by Dr. John J. Franey, CEO/Founder of Developing Difference Makers
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APA is a term that strikes fear in graduate students, professors, and academic writers alike! APA actually stands for the American Psychological Association, but when academic writers use the term, it means all of the rules created to make writing tedious – and at times miserable. There are so many rules that it can drive a writer absolutely crazy. The APA Style Guide was originally developed in 1929 with a mere 7 pages with the goal to align all writing in the behavioral and social sciences to make reading comprehension easy. The intent makes total sense, but more and more rules have been provided to take the guesswork out for writers (there are now nearly 300 pages in the guide). With so many rules (and seriously who actually memorizes all of them except someone with an APA tattoo), it can become overwhelming. However, I have created a simple set of four tips to make writing with APA as easy as a walk in the PARK!
P is for “Post-its all over the APA Style Guide”
If you were to look at my APA Style Guide, you would find it littered with post-it notes and sticky tabs strategically placed in areas that I will reference the most. Post-its are crucial because anyone who has tried to use the guide's index will know that it is like trying to read in Braille as they give heading figures like 6.03 and 7.12, with limited page numbers. So rather than continue to get lost in the index, once you find something you will need a lot, stick a post-it there. I even color code mine so that I know to go to orange when I need help with the reference page, but blue when I need to cite something in the paper. My largest post-it goes right on the sample paper they provide in the style guide!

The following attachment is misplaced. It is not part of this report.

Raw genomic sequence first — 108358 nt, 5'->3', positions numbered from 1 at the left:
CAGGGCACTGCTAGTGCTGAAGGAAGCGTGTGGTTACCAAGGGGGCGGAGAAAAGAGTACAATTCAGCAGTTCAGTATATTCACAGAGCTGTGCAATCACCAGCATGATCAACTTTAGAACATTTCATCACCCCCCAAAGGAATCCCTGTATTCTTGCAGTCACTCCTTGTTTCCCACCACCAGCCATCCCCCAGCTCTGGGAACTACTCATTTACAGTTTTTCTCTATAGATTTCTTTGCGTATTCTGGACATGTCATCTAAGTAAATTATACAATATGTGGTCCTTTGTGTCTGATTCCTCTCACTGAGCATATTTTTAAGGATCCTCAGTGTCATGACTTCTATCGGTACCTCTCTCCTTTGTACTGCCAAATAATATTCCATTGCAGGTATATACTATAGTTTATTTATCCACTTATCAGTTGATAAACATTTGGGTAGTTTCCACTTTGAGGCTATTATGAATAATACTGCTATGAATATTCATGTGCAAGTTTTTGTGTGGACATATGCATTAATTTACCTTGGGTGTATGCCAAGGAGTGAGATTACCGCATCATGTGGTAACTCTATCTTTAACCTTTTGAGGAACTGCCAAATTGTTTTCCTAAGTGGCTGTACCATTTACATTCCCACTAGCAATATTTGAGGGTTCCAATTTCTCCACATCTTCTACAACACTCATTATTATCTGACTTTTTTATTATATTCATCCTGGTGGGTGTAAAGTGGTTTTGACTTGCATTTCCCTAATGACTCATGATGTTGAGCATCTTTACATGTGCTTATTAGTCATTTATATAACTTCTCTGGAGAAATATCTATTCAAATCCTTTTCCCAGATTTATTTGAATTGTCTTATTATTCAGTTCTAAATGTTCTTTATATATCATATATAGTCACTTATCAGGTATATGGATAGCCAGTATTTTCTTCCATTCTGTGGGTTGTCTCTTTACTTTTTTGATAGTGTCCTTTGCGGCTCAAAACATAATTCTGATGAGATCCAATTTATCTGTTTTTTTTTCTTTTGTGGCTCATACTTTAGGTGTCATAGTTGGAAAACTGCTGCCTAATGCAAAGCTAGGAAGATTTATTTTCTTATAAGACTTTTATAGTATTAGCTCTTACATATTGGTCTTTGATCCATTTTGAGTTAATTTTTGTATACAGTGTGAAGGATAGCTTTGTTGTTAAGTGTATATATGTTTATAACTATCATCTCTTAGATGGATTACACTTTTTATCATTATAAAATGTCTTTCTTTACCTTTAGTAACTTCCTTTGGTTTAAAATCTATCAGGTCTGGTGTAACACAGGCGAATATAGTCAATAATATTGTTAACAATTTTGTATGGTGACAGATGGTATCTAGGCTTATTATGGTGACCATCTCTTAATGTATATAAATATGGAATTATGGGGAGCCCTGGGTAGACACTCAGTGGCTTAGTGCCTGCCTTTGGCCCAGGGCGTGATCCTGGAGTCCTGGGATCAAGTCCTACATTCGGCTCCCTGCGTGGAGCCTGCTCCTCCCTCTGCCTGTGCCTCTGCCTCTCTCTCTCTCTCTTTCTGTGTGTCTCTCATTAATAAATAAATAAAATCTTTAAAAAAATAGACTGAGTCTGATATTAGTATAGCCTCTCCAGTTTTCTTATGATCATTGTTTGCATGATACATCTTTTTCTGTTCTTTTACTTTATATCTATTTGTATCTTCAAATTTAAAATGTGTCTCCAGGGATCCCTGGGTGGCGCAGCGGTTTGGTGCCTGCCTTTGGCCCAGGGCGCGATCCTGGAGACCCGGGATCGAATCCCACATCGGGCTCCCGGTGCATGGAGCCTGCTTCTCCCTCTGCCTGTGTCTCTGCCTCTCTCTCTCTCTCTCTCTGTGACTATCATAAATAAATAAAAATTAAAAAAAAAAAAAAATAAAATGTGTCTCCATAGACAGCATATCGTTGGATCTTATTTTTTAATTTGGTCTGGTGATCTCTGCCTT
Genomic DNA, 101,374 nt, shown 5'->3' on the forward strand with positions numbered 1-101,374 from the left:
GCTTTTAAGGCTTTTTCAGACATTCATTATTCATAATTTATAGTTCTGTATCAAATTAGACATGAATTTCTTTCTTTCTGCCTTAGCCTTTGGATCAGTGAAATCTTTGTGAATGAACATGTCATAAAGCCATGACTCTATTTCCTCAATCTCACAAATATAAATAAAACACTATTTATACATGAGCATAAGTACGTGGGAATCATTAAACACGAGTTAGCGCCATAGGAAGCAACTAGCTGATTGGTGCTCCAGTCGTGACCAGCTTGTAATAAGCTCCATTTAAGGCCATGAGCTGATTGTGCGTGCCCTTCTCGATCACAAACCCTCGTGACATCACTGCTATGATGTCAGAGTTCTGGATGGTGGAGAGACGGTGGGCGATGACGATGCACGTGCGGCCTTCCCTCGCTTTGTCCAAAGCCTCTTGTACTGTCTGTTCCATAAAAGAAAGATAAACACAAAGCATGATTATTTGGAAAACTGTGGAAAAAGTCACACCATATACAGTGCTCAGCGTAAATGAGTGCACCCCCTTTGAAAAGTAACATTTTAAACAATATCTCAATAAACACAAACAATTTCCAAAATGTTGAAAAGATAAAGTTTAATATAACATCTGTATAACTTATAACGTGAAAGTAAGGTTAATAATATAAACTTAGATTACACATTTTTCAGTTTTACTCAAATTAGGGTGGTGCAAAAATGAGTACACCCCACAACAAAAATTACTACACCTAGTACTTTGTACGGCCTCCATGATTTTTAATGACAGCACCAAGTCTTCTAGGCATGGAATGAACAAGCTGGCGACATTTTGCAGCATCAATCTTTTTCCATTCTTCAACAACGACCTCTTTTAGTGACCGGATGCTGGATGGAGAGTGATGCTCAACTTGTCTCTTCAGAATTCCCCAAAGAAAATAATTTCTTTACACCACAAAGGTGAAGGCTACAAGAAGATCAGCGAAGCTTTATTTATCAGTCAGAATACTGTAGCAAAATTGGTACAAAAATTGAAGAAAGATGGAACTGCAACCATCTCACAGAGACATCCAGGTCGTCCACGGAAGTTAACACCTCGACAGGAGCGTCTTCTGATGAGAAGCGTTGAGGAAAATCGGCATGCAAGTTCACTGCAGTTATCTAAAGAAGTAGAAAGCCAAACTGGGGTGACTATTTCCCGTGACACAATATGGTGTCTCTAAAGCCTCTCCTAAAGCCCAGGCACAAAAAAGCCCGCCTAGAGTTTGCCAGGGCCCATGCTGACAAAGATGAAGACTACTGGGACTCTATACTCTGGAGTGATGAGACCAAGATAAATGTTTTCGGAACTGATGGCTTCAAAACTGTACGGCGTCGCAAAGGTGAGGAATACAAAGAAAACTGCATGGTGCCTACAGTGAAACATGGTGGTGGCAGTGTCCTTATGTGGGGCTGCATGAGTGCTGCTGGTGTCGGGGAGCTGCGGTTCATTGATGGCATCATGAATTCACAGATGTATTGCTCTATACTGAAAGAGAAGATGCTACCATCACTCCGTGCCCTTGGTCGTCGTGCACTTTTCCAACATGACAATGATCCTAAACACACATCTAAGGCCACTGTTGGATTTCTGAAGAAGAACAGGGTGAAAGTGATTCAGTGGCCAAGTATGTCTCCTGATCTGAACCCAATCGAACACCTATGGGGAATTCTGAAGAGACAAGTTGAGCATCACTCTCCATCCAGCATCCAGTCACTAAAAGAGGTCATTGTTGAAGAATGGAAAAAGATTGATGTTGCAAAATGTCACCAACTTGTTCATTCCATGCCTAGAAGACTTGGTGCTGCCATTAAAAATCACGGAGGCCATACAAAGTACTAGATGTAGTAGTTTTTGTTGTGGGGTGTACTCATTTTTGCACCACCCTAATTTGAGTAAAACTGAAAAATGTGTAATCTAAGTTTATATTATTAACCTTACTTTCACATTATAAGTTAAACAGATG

A is for “Always cite everything”
This seems like a no-brainer for we have all had myriad teachers and professors talk to us about plagiarism, and yet there are still issues with not citing the work of others. So my tip is to always cite everything. It is safer to cite, then to have a professor or an editor think you are trying to plagiarize. Most of the time, the plagiarism is not intended, but is rather the writer’s inability to cite properly. You have to understand that your audience – whether it is your professors or experts in the field – know the literature as well as, if not better, than you do. They will know when something is not your original thought, so make sure and cite it. The two biggest rules you need to know from APA are how to properly cite a quote and how to cite a paraphrased thought of another writer. Once you have these two types of citations figured out, you will understand 90% of the APA that you use most often, so learn how to cite ASAP!
R is for “Review how other academics use APA”
Why reinvent the wheel if you don’t need to? So many graduate students try to do all of the heavy lifting on their own when it comes to APA, when they have great examples in the copious articles they have read for their paper. If these articles come from credible journals, then you know there is an editor who has checked the APA in order to publish it. So instead of trying to figure out how to enter a source into the reference list, look at the articles you have read that already have that source in their reference page and then copy it exactly how it is written. For example, it amazes me when my own students do not get a reference correct for an article from our class – I mean seriously, it is done right there in the syllabus!
K is for “Know the APA rules that you use the most”
There are hundreds, if not thousands, of rules and guidelines in the APA Style Guide, way too many for any one person to memorize and use appropriately. The trick is to not worry about learning all of the rules, but instead concentrate on the 10-20 or so that you will use most often. For example, I am a qualitative researcher and thus I do not waste time learning all of the quantitative rules regarding numbers, coefficients, tables, etc. I simply don’t use them enough to spend time learning them. Instead I have concentrated on knowing (without going back to the guide) how to quote, cite, and reference literature.
It is my belief that if you follow these four simple tips – APA will no longer be an overwhelming burden, but rather as easy as taking a walk in the PARK! If you have any other great tips for writers using APA, please share them in the comments on this blog!